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Suggested lead: A new procedure for lung surgery shows promise in getting patients back on their feet faster than ever. Tom Britt has more.

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Surgeons at several locations around the country are reporting remarkable success with a new procedure that leaves a smaller scar, causes less damage and helps speed recovery for lung cancer patients. The procedure is called ‘thorascopy.’ It requires only a small, 4.5 centimeter incision — roughly two inches. Through this tiny incision, surgeons can remove an entire lobe of the patient’s lung. Duke University Medical Center thoracic surgeon Dr. Thomas D’Amico says surgeons no longer need to cut across muscle and spread or break the patient’s ribs to remove the lung.

“The potential advantages are earlier discharge from the hospital, less overall post-operative pain, less requirement for narcotics to treat the pain, earlier return to physical activity and the potential for an overall superior result based on the fact that it’s less stress to the patients.”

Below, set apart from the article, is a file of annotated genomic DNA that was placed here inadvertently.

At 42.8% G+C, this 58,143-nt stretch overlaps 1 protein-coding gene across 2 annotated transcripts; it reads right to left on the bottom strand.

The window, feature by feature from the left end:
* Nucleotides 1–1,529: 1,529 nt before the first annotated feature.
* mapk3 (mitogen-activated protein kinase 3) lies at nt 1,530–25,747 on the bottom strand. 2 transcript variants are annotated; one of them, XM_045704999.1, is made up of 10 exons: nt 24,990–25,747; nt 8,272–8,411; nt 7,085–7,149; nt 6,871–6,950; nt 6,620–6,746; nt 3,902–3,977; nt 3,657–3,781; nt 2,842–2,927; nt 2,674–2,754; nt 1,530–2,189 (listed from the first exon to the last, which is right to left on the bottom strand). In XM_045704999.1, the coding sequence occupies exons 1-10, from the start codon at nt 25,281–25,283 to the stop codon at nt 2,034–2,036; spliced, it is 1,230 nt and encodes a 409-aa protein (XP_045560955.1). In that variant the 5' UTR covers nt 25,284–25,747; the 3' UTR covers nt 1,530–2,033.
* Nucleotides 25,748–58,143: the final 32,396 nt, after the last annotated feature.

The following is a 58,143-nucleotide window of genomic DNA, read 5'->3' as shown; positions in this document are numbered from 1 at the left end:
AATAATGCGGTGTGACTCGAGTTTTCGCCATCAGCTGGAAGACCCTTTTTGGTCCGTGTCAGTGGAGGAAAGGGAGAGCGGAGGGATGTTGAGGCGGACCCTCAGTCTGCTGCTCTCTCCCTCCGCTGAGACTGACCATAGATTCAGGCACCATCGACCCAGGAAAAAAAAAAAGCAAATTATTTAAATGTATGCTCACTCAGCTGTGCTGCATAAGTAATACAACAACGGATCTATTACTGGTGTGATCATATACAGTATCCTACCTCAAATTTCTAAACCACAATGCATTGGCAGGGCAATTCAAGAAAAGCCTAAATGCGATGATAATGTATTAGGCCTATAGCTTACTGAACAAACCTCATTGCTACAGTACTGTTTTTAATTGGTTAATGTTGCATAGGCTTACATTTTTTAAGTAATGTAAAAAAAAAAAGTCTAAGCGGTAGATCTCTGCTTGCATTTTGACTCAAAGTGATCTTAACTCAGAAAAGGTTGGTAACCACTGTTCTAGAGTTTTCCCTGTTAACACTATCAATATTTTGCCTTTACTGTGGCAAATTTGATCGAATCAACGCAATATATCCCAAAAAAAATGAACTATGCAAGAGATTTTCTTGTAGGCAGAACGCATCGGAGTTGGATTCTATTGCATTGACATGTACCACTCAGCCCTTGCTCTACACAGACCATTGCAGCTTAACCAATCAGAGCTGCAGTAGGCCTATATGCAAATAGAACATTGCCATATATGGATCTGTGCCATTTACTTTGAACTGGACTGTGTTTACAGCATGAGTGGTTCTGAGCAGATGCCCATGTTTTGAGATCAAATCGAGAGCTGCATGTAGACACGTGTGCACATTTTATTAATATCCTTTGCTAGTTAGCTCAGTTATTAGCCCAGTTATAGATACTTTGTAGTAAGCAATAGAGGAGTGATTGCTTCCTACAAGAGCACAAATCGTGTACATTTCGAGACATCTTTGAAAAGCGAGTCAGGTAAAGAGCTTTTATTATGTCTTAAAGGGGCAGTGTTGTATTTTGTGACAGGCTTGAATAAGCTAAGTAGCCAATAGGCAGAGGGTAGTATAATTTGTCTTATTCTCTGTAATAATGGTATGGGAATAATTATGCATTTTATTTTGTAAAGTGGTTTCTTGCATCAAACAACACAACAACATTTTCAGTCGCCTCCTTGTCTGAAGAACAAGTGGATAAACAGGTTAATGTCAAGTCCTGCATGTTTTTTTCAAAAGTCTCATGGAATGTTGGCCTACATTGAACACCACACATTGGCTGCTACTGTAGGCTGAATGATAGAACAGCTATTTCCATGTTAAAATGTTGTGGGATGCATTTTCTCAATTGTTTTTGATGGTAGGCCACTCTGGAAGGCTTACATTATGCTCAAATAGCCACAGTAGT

D’Amico says the new procedure allows patients to go home only a couple of days after surgery, while traditional methods require a hospital stay of seven to 10 days. I’m Tom Britt.

D’Amico says lung cancer patients of any age or overall health could be candidates for the new procedure, as long as their cancer has not spread to other areas of the body.

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“The smaller the tumor the better, but with improvement in screening techniques, more and more patients are going to come in at an earlier stage and are going to be candidates for this minimally invasive approach.”